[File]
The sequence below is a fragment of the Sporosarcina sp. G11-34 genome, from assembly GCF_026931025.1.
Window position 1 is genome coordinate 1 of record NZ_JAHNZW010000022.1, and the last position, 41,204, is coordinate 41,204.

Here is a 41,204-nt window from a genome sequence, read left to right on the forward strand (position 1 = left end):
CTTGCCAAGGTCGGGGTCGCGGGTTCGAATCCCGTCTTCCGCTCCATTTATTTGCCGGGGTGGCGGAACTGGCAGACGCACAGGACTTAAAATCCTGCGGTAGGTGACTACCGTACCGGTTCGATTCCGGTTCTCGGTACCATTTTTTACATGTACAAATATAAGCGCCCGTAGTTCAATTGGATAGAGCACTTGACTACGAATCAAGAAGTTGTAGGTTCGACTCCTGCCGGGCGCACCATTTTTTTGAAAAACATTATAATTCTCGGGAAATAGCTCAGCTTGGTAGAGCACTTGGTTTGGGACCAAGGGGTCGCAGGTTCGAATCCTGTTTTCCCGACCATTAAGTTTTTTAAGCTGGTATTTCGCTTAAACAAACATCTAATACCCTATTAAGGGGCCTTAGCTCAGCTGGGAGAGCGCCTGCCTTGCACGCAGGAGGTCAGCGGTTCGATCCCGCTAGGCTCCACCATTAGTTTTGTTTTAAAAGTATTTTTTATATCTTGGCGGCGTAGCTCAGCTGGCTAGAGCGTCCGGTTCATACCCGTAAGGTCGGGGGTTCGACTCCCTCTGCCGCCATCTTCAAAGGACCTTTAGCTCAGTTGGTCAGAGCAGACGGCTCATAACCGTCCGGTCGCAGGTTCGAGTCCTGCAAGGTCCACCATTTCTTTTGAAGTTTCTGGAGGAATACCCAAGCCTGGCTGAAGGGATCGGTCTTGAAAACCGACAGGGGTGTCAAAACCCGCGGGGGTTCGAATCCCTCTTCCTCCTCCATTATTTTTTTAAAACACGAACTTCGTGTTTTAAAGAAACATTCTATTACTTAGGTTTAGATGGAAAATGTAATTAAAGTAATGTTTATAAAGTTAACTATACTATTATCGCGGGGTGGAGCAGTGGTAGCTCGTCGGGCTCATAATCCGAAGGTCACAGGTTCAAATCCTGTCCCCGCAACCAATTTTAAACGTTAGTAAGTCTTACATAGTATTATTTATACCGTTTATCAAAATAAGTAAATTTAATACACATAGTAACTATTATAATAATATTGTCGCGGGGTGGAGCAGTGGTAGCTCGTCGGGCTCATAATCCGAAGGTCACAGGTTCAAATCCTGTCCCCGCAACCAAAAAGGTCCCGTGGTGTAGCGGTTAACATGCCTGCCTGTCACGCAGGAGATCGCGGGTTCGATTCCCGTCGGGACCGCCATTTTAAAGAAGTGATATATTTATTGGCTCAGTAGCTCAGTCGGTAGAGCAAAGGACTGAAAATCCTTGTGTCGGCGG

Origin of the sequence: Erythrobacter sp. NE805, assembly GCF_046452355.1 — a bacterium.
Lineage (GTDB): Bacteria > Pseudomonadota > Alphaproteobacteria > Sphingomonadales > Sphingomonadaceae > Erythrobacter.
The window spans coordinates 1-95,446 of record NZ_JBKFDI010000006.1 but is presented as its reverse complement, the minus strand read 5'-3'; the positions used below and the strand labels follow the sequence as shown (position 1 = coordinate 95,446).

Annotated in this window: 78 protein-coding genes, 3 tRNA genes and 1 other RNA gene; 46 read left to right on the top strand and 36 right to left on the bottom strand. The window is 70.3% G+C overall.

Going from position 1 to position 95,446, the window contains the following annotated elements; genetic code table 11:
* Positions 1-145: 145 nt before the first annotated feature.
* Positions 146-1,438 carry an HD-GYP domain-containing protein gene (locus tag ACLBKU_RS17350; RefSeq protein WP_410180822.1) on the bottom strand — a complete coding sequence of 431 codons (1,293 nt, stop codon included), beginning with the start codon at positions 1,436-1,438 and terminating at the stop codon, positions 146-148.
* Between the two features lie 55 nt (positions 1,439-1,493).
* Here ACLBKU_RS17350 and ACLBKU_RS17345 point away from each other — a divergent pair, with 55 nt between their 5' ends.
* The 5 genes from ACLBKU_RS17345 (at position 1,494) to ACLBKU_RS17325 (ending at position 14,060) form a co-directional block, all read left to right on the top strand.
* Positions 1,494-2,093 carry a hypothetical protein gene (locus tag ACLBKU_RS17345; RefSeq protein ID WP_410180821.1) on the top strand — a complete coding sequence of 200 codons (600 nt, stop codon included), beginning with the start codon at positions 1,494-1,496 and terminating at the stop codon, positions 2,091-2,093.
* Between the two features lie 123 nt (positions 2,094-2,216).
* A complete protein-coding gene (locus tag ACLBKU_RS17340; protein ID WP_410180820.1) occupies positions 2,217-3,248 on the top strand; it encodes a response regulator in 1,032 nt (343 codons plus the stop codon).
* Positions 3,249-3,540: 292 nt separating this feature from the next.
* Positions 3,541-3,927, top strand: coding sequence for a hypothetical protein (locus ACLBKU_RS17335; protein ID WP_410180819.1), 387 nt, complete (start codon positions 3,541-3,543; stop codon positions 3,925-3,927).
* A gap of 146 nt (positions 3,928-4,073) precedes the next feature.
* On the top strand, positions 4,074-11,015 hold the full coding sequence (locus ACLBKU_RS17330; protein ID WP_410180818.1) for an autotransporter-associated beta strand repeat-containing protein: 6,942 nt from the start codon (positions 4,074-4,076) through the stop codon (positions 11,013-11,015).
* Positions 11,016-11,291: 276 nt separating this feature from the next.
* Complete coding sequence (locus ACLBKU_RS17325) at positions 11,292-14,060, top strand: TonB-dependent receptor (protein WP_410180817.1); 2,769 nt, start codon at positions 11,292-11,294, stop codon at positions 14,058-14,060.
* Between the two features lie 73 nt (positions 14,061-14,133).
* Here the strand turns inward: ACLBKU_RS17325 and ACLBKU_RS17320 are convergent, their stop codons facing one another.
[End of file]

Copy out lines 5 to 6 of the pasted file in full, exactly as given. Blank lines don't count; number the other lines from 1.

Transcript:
Origin of the sequence: Erythrobacter sp. NE805, assembly GCF_046452355.1 — a bacterium.
Lineage (GTDB): Bacteria > Pseudomonadota > Alphaproteobacteria > Sphingomonadales > Sphingomonadaceae > Erythrobacter.